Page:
WHITSETT, TEXAS. Whitsett is at the intersection of U.S. Highway 281 and Farm Road 99, on the Missouri Pacific Railroad fifteen miles north of Three Rivers in northwest Live Oak County. It was on land granted to John Houlihan. When the railroad came through the county in 1913, the land for the town was donated by Taylor Whitsett and Walter Reiffert. Each wanted his name used for the town so Reiffert tossed a coin, and Whitsett called it and won. In 1913 cattle pens were built at the site by the railroad, and a lumberyard and hardware store, a general store, and a post office opened. In the 1920s the town also produced honey and had two cotton gins. In 1925 a new school was built west of the railroad, and in 1932 paving was begun on what is now Highway 281. The highway was the Old Spanish Trail, then Texas Highway 66, Highway 9, and finally U.S. Highway 281. By 1938 the Whitsett school had four teachers and sixty-one students. In that same year Jess Ray Pullin installed a one-cylinder diesel engine in his machine shop that provided electricity for the community until 1943, when the Rural Electrification Association connected with Whitsett. The Whitsett school was annexed to the Three Rivers Independent School District in 1949. In 1933 an oil refinery was built in Whitsett to process oil from the surrounding area, but it was abandoned soon after. In the 1970s the oil business revived. Oil and uranium were extracted nearby. Farming also increased. The population was 280 in 1940 and 350 in 1982. The completion of Choke Canyon Dam in 1986 was expected to increase Whitsett's population, but in 1990 the population remained at 350. The population dropped to 200 in 2000.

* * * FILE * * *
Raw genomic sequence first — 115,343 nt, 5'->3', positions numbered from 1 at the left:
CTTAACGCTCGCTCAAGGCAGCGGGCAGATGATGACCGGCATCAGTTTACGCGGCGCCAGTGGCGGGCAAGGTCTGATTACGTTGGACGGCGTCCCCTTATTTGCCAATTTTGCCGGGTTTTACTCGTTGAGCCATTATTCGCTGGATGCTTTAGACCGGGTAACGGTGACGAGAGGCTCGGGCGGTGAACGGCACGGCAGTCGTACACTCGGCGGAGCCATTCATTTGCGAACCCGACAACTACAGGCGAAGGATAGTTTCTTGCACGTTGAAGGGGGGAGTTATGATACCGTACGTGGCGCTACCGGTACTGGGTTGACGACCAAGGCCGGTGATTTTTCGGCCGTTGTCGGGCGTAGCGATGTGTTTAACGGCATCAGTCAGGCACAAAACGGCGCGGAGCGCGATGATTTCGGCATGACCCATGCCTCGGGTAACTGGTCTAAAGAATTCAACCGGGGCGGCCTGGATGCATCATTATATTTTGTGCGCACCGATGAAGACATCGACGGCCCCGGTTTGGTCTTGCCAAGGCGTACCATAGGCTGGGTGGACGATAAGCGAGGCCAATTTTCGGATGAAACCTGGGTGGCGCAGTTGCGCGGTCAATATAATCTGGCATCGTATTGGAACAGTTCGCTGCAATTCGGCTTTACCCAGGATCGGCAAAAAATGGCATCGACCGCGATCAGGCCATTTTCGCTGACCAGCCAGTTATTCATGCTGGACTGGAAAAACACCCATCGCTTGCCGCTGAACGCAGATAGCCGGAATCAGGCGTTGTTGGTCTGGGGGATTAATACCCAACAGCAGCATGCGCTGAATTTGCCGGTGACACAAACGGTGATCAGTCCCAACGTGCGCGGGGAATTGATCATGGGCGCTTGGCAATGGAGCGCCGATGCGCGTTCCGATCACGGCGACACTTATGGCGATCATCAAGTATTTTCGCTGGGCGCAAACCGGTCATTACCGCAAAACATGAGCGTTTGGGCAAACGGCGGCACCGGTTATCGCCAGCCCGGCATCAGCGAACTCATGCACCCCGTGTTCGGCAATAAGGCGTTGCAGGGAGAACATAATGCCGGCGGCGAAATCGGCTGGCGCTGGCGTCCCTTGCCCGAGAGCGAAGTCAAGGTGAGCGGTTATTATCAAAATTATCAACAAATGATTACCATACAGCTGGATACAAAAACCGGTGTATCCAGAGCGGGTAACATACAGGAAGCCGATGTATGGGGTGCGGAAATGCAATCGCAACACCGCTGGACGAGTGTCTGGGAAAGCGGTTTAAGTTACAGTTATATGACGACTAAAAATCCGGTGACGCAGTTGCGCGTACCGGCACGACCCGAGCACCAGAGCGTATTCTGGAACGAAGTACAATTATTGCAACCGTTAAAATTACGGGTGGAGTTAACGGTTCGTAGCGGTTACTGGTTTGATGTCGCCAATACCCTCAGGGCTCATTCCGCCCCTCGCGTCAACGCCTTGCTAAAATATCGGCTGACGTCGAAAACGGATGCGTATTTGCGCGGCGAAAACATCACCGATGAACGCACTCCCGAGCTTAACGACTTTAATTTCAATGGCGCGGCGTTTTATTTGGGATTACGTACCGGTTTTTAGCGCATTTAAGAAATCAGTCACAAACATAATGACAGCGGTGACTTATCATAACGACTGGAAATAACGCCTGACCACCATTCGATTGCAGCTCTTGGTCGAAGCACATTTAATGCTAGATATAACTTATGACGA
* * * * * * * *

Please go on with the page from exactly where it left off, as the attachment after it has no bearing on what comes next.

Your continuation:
Anne A. Fox, A Study of Five Historic Cemeteries at Choke Canyon Reservoir, Live Oak and McMullen Counties, Texas (University of Texas at San Antonio Center for Archeological Research, 1984). Live Oak County Historical Commission, The History of the People of Live Oak County (George West, Texas, 1982). Ervin L. Sparkman, The People's History of Live Oak County (Mesquite, Texas, 1981). Kathleen E. and Clifton R. St. Clair, eds., Little Towns of Texas (Jacksonville, Texas: Jayroe Graphic Arts, 1982). Edwin Herbert Stendebach, An Administrative Survey and Proposed Reorganization of the Schools in Live Oak County, Texas (M.A. Thesis, University of Texas, 1939).
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The following, adapted from the Chicago Manual of Style, 15th edition, is the preferred citation for this article.Hal Long, "WHITSETT, TX," Handbook of Texas Online (http://www.tshaonline.org/handbook/online/articles/hlw32), accessed November 30, 2015. Uploaded on June 15, 2010. Published by the Texas State Historical Association.
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